Lord of the Flies
Not quite what I was expecting, but no denying that dance is probably perfect to capture this novel, all that primitive passion exploding on stage.
Such a powerful work of imagination however does require a lot of imagination to follow exactly what’s happening… although the conch is replaced by a drumstick, it is still evoked by the sound of horns, but a heavily symbolic metal door, on an island? And racks of clothes apparently veer from jungle bushes to (OK, perhaps) a sign of missing authority. At times, it’s bit too busy, with a cast of thousands, and while actions are said to speak louder than words, and the book’s sinister essence is brutally conveyed, some of its complex ideas are not clear: rather than the horrific Beelzebub, at first it seems that Simon is faced with Pinky and Perky. Nonetheless, the stark staging chills, the music is brilliant, and the choreography inventive, from the opening jaunty march to soaring music,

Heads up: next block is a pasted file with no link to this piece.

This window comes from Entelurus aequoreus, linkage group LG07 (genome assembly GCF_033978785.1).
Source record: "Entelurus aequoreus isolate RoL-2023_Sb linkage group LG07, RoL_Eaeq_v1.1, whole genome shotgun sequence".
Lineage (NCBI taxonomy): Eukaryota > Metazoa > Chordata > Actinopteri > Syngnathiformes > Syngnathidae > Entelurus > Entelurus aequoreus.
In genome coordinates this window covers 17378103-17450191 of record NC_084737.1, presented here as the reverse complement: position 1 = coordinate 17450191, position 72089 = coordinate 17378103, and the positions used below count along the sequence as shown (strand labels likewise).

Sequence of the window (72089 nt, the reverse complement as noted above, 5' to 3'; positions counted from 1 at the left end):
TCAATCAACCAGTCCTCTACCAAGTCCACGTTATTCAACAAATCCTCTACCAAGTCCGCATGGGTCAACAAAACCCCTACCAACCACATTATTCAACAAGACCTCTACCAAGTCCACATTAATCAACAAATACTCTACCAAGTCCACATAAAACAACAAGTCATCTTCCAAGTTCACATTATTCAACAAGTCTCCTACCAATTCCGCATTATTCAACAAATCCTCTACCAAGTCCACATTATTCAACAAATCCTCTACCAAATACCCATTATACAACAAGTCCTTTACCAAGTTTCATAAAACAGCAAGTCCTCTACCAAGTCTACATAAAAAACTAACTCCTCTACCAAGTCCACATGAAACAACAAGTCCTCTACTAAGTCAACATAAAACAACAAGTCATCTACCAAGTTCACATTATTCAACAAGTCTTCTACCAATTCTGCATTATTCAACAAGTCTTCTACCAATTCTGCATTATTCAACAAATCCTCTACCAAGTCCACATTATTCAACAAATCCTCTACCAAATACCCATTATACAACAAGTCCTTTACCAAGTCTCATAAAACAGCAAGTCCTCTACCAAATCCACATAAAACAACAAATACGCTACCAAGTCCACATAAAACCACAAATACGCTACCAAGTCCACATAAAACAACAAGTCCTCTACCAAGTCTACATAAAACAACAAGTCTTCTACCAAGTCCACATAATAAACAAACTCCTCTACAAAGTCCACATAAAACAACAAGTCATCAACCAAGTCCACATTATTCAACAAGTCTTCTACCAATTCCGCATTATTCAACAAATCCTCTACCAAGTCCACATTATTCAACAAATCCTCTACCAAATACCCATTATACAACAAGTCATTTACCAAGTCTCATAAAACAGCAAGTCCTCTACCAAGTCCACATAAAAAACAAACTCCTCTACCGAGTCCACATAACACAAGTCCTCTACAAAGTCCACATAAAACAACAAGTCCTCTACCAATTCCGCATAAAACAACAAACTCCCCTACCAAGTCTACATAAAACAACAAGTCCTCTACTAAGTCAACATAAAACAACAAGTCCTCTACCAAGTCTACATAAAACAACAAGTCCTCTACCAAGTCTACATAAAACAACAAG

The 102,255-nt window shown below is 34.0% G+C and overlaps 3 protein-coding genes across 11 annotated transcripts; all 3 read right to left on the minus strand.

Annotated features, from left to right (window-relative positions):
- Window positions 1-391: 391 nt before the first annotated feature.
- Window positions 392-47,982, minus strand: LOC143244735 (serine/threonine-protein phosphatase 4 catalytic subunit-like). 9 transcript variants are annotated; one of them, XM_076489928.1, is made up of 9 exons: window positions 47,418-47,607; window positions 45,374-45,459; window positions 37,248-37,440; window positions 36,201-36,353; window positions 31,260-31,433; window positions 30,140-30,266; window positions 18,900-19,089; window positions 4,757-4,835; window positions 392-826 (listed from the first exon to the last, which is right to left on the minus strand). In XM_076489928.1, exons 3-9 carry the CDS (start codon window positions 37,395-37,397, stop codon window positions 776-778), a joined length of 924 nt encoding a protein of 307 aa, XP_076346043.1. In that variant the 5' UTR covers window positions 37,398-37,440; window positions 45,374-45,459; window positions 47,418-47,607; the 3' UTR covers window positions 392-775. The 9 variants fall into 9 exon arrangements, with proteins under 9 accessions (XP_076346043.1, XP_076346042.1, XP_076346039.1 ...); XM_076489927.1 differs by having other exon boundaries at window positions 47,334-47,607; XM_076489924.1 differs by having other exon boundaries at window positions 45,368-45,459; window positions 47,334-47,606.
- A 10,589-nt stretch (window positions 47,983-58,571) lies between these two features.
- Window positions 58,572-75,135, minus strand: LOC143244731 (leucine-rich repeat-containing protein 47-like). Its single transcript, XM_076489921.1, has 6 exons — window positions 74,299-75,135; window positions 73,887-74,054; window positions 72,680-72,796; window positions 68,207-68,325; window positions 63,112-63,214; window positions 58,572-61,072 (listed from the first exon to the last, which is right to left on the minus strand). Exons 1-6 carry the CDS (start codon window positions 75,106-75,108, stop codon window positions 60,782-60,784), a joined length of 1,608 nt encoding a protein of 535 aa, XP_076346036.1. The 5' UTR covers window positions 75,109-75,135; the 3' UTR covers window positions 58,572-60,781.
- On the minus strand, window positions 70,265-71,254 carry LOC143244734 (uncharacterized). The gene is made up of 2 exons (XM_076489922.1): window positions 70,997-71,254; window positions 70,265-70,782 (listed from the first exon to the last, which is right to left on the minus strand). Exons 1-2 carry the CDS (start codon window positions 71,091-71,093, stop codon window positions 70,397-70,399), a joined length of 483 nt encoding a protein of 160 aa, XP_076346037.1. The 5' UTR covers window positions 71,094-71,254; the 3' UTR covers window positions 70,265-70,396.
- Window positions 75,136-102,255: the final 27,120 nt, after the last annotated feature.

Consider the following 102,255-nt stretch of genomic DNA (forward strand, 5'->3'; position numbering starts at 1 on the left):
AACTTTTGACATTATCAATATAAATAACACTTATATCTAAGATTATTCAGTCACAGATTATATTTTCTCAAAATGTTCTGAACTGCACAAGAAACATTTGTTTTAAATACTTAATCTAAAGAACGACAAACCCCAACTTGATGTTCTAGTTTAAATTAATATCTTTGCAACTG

Oh but the dancers are exceptional. Star of the show is Layton Williams, an incredible performance as Simon, though so closely matched by Sam Plant (bullied brainbox, Piggy), Sam Archer as good old Ralph and Danny Reubens as a genuinely menacing Jack. Dan Wright is cruel bully, Roger, while victim, Leonardo Bertamini, who innocently sets off a witch hunt with his belief in monsters, is remarkable – the ensemble is made up of local newcomers but every one of the performers was superb.
A novel once read never forgotten, this shockingly enthralling version is also destined to become a classic.